Everyone likes the warm fuzzies they get this time of year from charitable giving. And, when you are careful and follow the rules, the IRS can give you tax breaks. There are some cool things you can do with charitable giving to better reap the tax benefits. Starting after Christmas (on the 26th), we’ll look at a few in a series on taxes and charitable giving.
Meanwhile, keep a few things in mind about charitable giving in general, whether you give to the March of Dimes or to your local church congregation.
- Read the Charitable Contributions guidelines from the IRS Publication 526 (available online at IRS.gov). This will give you a good idea of what you need, and what qualifies.
- Double check the charity. There are plenty of scams and look-alikes that do not have the proper tax status for you to take a deduction. Charities must have 501(c)(3) designation to count. You can get an idea of how well a charity performs by visiting the following Web sites: American Institute of Philanthropy, the BBB’s Wise Giving Alliance and Charity Navigator. Do not ever give when solicited by email, especially following a disaster.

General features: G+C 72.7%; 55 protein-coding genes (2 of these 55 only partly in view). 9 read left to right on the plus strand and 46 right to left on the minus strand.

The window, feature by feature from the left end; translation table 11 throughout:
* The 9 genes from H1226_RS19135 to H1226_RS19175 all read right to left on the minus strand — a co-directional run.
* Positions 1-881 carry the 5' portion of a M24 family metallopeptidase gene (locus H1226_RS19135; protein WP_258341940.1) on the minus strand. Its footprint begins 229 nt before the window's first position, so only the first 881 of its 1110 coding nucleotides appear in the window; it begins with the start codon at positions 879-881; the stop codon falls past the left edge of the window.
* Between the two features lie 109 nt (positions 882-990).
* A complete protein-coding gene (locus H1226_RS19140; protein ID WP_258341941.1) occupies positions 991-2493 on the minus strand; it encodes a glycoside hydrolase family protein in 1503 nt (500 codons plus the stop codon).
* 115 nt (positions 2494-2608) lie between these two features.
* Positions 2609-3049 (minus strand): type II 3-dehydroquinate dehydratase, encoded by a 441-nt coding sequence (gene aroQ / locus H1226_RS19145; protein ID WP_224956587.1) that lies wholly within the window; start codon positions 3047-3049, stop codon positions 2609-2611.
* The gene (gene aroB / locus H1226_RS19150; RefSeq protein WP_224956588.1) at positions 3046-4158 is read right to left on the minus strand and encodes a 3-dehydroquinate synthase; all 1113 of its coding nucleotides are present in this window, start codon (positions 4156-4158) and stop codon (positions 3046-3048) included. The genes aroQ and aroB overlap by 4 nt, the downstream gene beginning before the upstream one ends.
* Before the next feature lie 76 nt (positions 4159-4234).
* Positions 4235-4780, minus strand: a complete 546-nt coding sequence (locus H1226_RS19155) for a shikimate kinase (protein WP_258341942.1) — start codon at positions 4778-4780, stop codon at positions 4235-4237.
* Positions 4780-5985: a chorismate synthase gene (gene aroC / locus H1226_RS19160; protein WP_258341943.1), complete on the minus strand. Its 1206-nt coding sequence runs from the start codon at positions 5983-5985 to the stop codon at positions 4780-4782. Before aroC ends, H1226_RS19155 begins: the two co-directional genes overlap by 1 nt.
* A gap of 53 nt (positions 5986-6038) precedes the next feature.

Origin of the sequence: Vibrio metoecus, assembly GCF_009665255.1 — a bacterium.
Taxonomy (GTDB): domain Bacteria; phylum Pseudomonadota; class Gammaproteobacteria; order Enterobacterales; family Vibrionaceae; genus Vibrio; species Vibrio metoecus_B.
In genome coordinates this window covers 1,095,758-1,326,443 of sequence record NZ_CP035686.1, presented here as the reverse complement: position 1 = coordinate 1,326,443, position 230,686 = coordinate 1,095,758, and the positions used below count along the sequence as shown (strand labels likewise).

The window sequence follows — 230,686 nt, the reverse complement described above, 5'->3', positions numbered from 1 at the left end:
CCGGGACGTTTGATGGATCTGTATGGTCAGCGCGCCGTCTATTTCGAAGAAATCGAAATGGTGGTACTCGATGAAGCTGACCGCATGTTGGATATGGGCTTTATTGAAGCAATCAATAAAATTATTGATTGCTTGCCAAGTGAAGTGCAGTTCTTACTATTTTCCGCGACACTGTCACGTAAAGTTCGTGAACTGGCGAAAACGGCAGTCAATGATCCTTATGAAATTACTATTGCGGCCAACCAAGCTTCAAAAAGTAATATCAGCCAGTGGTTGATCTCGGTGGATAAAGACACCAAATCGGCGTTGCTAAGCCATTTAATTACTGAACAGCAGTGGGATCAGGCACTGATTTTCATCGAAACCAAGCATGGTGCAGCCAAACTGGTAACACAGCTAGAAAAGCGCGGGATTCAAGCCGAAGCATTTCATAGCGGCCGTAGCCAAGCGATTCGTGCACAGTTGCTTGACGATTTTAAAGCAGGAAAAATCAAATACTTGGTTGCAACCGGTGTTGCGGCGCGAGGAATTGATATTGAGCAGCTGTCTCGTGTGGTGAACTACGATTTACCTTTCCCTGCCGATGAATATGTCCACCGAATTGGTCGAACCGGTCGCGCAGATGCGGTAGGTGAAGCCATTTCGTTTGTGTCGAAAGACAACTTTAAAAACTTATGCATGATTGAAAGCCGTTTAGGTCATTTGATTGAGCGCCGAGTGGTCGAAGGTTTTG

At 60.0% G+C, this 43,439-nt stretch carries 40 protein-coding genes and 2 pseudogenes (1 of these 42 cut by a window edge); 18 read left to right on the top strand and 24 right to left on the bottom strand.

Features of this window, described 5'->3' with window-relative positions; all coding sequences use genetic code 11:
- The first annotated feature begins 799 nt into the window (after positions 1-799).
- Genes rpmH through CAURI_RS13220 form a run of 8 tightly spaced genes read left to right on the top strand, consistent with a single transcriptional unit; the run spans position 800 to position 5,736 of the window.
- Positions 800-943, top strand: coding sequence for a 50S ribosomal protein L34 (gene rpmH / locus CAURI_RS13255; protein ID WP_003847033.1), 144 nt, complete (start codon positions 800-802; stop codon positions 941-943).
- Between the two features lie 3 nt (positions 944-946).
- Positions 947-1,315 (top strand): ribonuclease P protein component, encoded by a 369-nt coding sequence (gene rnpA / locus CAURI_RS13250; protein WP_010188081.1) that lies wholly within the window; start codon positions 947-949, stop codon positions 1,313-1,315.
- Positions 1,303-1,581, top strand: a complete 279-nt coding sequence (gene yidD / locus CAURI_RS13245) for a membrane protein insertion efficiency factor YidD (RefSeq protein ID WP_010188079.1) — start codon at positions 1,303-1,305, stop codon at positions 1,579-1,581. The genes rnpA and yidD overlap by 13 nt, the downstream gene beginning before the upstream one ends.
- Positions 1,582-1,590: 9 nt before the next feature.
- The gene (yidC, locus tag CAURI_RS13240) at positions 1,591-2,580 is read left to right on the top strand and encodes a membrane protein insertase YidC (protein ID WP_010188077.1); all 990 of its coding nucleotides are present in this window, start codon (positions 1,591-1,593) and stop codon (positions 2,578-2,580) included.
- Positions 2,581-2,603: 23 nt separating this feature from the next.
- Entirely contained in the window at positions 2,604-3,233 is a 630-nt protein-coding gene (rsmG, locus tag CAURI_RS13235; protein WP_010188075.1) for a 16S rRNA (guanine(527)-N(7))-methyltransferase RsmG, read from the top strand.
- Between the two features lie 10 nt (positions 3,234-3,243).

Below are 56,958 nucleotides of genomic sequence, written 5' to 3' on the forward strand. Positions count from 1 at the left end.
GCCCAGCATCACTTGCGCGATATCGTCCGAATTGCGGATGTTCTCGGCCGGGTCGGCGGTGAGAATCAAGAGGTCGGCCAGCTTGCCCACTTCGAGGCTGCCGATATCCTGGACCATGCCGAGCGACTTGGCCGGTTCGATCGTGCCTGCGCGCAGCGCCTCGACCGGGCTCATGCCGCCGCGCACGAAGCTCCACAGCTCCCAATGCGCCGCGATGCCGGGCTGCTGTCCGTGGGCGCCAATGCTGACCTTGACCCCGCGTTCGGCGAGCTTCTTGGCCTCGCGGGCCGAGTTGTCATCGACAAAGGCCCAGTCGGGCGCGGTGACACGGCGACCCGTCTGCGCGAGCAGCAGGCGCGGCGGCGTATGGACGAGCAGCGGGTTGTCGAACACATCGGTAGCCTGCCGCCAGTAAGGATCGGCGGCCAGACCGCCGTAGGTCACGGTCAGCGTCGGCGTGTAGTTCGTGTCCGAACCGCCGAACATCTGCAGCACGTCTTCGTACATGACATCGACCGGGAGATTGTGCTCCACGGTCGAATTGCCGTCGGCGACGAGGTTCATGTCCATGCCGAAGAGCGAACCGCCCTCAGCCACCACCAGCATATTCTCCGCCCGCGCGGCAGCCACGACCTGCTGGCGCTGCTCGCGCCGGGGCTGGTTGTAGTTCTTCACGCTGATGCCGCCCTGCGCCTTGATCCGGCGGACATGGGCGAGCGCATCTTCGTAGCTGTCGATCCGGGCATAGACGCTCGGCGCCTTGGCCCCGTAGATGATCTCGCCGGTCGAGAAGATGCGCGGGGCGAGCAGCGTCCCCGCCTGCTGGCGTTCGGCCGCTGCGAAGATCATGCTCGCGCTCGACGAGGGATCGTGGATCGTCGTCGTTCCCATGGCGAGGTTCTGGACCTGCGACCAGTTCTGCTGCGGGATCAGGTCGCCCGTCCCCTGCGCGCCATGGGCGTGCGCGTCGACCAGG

- Keep records of your charitable giving. It is important to keep records of your giving. The Salvation Army provides a receipt for the value of goods brought in (must be in good, usable condition), as do many other Goodwill-type thrift stores. Get the receipt. Also, many organizations like St. Jude’s and the March of Dimes will send you a thank you letter when you mail in contributions. Save the letters. If you write checks, save the stubs or carbon copies, or images of the cleared checks given you by your bank. Rather than putting money in a collection plate at church, go to the congregational leader separately and write a check (and ask for a receipt). The LDS Church has a rather ingenious system whereby congregants fill out a slip to accompany their contributions, and at the end of the year they are provided with an itemized list that can be used as documentation of their annual contributions.
Read the next entry in this series: Using Your IRA to Give.